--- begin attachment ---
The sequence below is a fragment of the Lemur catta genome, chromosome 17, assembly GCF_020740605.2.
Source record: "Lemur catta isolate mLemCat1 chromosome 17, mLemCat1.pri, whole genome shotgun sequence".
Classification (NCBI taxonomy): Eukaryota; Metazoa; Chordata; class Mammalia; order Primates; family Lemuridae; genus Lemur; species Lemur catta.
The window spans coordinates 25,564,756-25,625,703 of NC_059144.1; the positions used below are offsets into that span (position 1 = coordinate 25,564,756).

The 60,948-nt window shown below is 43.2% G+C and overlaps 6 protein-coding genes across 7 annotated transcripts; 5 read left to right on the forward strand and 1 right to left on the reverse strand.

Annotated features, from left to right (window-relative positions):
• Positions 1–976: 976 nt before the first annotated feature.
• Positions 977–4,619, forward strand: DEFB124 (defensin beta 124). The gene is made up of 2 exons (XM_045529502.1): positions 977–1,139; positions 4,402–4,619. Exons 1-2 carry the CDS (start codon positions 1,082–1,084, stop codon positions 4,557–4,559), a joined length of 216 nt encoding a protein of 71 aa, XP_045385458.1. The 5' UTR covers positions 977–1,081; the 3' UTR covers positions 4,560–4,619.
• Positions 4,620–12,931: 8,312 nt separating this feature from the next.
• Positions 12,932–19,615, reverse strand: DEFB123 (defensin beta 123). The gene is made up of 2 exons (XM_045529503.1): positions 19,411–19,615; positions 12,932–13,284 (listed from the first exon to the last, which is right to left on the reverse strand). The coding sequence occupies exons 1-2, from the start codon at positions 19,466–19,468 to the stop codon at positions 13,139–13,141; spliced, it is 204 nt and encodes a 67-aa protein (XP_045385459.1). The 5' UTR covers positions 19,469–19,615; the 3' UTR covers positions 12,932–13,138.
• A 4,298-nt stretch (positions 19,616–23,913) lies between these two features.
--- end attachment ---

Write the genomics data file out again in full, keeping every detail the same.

The sequence below is a fragment of the Lemur catta genome, chromosome 17, assembly GCF_020740605.2.
Source record: "Lemur catta isolate mLemCat1 chromosome 17, mLemCat1.pri, whole genome shotgun sequence".
Classification (NCBI taxonomy): Eukaryota; Metazoa; Chordata; class Mammalia; order Primates; family Lemuridae; genus Lemur; species Lemur catta.
The window spans coordinates 25,564,756-25,625,703 of NC_059144.1; the positions used below are offsets into that span (position 1 = coordinate 25,564,756).

The 60,948-nt window shown below is 43.2% G+C and overlaps 6 protein-coding genes across 7 annotated transcripts; 5 read left to right on the forward strand and 1 right to left on the reverse strand.

Annotated features, from left to right (window-relative positions):
• Positions 1–976: 976 nt before the first annotated feature.
• Positions 977–4,619, forward strand: DEFB124 (defensin beta 124). The gene is made up of 2 exons (XM_045529502.1): positions 977–1,139; positions 4,402–4,619. Exons 1-2 carry the CDS (start codon positions 1,082–1,084, stop codon positions 4,557–4,559), a joined length of 216 nt encoding a protein of 71 aa, XP_045385458.1. The 5' UTR covers positions 977–1,081; the 3' UTR covers positions 4,560–4,619.
• Positions 4,620–12,931: 8,312 nt separating this feature from the next.
• Positions 12,932–19,615, reverse strand: DEFB123 (defensin beta 123). The gene is made up of 2 exons (XM_045529503.1): positions 19,411–19,615; positions 12,932–13,284 (listed from the first exon to the last, which is right to left on the reverse strand). The coding sequence occupies exons 1-2, from the start codon at positions 19,466–19,468 to the stop codon at positions 13,139–13,141; spliced, it is 204 nt and encodes a 67-aa protein (XP_045385459.1). The 5' UTR covers positions 19,469–19,615; the 3' UTR covers positions 12,932–13,138.
• A 4,298-nt stretch (positions 19,616–23,913) lies between these two features.